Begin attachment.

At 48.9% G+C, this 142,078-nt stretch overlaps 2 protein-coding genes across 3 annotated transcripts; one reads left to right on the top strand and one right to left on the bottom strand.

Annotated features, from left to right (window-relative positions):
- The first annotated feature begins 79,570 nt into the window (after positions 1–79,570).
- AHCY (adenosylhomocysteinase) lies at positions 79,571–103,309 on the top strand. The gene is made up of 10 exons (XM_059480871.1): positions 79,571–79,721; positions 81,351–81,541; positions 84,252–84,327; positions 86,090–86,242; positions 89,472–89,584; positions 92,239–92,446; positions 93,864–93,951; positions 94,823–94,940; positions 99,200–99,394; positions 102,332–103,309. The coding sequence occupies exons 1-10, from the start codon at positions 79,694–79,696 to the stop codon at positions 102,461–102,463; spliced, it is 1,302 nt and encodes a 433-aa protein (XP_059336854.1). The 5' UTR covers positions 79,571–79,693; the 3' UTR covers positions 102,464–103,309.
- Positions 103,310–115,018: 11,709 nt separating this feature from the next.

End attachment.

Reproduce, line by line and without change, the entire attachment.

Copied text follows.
At 48.9% G+C, this 142,078-nt stretch overlaps 2 protein-coding genes across 3 annotated transcripts; one reads left to right on the top strand and one right to left on the bottom strand.

Annotated features, from left to right (window-relative positions):
- The first annotated feature begins 79,570 nt into the window (after positions 1–79,570).
- AHCY (adenosylhomocysteinase) lies at positions 79,571–103,309 on the top strand. The gene is made up of 10 exons (XM_059480871.1): positions 79,571–79,721; positions 81,351–81,541; positions 84,252–84,327; positions 86,090–86,242; positions 89,472–89,584; positions 92,239–92,446; positions 93,864–93,951; positions 94,823–94,940; positions 99,200–99,394; positions 102,332–103,309. The coding sequence occupies exons 1-10, from the start codon at positions 79,694–79,696 to the stop codon at positions 102,461–102,463; spliced, it is 1,302 nt and encodes a 433-aa protein (XP_059336854.1). The 5' UTR covers positions 79,571–79,693; the 3' UTR covers positions 102,464–103,309.
- Positions 103,310–115,018: 11,709 nt separating this feature from the next.